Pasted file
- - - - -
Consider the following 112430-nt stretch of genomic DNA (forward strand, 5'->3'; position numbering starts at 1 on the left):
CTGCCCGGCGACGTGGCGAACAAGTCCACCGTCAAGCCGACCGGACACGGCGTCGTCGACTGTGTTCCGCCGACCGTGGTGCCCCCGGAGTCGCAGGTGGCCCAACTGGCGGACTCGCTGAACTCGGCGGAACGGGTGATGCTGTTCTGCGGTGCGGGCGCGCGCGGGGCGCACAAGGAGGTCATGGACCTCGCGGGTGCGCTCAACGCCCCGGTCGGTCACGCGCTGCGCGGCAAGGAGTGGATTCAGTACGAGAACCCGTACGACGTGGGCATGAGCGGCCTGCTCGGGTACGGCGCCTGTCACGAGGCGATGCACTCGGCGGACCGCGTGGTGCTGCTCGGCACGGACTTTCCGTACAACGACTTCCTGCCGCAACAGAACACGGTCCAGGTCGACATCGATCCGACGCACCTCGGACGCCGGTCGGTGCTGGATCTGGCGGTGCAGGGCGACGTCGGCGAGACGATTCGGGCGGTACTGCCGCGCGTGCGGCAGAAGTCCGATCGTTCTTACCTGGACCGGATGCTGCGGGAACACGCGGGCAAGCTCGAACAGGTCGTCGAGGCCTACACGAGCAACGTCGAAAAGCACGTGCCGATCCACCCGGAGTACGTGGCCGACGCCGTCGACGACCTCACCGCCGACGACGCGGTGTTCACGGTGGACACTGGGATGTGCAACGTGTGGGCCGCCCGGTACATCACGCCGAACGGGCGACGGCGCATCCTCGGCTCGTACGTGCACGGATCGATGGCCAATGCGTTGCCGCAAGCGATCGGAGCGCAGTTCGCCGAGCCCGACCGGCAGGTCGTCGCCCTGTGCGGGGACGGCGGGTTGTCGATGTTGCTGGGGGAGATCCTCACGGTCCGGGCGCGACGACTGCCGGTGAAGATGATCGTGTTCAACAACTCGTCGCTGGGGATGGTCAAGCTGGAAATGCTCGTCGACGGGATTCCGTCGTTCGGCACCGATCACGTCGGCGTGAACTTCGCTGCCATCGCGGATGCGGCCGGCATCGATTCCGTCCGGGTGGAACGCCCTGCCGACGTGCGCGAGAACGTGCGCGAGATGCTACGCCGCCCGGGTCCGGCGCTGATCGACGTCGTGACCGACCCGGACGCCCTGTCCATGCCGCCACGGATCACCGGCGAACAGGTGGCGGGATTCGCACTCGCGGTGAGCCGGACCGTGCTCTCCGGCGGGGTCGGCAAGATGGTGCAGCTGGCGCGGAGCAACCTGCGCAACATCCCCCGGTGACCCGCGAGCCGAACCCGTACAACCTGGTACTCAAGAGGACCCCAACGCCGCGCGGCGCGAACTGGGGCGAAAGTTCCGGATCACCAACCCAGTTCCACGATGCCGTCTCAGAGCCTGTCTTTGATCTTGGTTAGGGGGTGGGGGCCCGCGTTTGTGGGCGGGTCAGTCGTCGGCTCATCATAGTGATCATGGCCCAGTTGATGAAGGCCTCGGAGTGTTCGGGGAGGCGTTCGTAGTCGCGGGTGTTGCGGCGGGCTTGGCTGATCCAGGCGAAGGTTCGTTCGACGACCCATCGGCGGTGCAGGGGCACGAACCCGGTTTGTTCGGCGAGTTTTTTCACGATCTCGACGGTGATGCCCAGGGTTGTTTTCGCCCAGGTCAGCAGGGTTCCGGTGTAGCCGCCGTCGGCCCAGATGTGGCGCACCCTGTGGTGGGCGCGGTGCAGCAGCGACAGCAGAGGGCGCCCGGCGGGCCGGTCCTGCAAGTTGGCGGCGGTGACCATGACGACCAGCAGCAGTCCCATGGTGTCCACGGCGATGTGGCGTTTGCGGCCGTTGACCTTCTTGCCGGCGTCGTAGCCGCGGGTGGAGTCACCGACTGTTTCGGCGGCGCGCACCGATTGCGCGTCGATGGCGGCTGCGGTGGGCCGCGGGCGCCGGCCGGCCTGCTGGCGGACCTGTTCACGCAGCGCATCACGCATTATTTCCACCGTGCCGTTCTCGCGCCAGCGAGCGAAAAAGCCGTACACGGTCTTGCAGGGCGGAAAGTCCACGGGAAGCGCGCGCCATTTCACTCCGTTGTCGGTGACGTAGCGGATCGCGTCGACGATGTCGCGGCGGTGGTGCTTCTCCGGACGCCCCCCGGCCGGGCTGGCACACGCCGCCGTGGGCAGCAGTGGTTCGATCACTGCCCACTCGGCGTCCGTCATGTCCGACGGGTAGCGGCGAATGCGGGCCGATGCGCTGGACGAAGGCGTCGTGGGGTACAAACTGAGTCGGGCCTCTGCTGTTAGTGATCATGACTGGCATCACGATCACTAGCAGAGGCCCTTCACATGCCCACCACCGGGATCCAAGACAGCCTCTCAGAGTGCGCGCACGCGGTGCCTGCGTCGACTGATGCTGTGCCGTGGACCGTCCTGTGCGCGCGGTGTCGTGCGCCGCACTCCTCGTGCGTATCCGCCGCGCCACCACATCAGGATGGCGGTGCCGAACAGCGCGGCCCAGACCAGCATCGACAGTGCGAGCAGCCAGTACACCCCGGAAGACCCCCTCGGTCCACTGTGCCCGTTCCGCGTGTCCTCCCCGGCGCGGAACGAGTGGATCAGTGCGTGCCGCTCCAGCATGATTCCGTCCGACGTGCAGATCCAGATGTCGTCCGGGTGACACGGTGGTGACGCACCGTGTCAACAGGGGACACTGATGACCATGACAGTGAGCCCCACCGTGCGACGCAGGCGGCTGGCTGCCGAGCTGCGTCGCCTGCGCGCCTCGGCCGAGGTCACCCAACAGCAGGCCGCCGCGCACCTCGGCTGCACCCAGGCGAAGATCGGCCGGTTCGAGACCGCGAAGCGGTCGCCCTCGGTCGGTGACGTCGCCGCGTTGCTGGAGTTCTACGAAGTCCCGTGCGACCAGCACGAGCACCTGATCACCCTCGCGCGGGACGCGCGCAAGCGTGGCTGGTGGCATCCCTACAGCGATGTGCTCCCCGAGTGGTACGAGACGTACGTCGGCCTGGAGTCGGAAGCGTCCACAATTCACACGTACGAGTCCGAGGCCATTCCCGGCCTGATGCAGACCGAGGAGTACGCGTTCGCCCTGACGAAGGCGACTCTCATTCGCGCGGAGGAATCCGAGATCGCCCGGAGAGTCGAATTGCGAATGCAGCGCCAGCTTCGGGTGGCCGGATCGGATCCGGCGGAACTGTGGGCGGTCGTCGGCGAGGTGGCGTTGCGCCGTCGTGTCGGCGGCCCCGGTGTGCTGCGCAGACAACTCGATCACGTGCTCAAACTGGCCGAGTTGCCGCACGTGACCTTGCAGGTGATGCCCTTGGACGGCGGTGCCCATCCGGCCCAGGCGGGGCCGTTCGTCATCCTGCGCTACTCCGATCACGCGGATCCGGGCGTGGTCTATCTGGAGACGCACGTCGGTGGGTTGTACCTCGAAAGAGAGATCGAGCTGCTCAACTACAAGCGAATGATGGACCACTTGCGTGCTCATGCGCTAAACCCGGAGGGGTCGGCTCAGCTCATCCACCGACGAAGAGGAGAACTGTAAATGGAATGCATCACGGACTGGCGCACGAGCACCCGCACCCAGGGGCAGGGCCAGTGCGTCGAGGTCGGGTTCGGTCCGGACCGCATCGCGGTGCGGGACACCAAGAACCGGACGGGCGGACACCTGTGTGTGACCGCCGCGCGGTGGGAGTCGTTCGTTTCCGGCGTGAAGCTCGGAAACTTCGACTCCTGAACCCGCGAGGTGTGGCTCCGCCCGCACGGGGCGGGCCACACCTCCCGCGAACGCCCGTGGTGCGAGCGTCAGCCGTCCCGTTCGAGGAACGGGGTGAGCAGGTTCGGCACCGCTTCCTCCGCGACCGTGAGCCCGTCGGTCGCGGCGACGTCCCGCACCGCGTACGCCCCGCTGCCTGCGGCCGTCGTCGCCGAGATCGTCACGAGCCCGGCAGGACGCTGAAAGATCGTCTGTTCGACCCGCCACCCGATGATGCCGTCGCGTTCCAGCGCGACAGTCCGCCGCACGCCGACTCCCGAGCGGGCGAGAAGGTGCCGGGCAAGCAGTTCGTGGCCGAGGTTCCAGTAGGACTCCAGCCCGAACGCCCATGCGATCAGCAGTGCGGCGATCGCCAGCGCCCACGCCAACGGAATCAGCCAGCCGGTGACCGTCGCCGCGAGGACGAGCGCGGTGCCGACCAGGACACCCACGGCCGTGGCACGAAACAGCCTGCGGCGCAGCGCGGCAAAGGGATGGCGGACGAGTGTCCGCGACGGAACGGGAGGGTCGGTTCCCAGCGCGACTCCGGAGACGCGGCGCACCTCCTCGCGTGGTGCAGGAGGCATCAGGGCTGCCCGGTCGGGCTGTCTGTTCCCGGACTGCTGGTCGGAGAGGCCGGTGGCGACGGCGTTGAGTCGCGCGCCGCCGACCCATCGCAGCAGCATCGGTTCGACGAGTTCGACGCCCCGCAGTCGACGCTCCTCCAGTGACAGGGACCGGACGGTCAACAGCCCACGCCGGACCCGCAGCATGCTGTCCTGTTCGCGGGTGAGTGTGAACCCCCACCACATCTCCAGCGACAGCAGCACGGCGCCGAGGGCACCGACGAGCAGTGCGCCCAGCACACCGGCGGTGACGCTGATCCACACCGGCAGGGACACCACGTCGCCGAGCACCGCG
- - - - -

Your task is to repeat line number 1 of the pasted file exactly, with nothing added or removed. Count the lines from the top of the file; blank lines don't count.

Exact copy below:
Consider the following 112430-nt stretch of genomic DNA (forward strand, 5'->3'; position numbering starts at 1 on the left):